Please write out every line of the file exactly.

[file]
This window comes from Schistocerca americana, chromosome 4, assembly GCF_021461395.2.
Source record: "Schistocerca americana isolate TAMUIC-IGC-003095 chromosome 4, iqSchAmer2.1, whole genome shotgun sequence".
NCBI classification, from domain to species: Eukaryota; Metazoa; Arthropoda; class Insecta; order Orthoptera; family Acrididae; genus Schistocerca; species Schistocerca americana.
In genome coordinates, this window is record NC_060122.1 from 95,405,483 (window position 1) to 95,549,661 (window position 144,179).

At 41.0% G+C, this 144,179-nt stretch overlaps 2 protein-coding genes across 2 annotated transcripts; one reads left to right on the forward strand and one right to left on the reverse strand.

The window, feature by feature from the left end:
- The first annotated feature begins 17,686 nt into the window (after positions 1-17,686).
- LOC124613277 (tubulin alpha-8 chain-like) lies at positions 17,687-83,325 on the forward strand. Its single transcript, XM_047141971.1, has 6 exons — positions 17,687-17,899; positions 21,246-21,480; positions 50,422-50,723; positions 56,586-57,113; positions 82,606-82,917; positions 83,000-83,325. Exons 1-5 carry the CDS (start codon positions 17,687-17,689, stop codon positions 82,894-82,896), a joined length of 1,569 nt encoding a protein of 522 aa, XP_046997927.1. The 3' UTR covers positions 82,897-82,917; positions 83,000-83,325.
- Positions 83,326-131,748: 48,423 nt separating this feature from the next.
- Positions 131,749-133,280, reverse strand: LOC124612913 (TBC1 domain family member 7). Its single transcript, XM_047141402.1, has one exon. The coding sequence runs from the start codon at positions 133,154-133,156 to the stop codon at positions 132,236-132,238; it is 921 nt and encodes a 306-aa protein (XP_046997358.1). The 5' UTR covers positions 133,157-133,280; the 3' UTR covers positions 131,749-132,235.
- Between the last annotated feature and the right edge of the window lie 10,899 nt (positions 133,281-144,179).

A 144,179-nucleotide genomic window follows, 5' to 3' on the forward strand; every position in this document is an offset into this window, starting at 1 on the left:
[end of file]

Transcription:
This window comes from Schistocerca americana, chromosome 4, assembly GCF_021461395.2.
Source record: "Schistocerca americana isolate TAMUIC-IGC-003095 chromosome 4, iqSchAmer2.1, whole genome shotgun sequence".
NCBI classification, from domain to species: Eukaryota; Metazoa; Arthropoda; class Insecta; order Orthoptera; family Acrididae; genus Schistocerca; species Schistocerca americana.
In genome coordinates, this window is record NC_060122.1 from 95,405,483 (window position 1) to 95,549,661 (window position 144,179).

At 41.0% G+C, this 144,179-nt stretch overlaps 2 protein-coding genes across 2 annotated transcripts; one reads left to right on the forward strand and one right to left on the reverse strand.

The window, feature by feature from the left end:
- The first annotated feature begins 17,686 nt into the window (after positions 1-17,686).
- LOC124613277 (tubulin alpha-8 chain-like) lies at positions 17,687-83,325 on the forward strand. Its single transcript, XM_047141971.1, has 6 exons — positions 17,687-17,899; positions 21,246-21,480; positions 50,422-50,723; positions 56,586-57,113; positions 82,606-82,917; positions 83,000-83,325. Exons 1-5 carry the CDS (start codon positions 17,687-17,689, stop codon positions 82,894-82,896), a joined length of 1,569 nt encoding a protein of 522 aa, XP_046997927.1. The 3' UTR covers positions 82,897-82,917; positions 83,000-83,325.
- Positions 83,326-131,748: 48,423 nt separating this feature from the next.
- Positions 131,749-133,280, reverse strand: LOC124612913 (TBC1 domain family member 7). Its single transcript, XM_047141402.1, has one exon. The coding sequence runs from the start codon at positions 133,154-133,156 to the stop codon at positions 132,236-132,238; it is 921 nt and encodes a 306-aa protein (XP_046997358.1). The 5' UTR covers positions 133,157-133,280; the 3' UTR covers positions 131,749-132,235.
- Between the last annotated feature and the right edge of the window lie 10,899 nt (positions 133,281-144,179).

A 144,179-nucleotide genomic window follows, 5' to 3' on the forward strand; every position in this document is an offset into this window, starting at 1 on the left: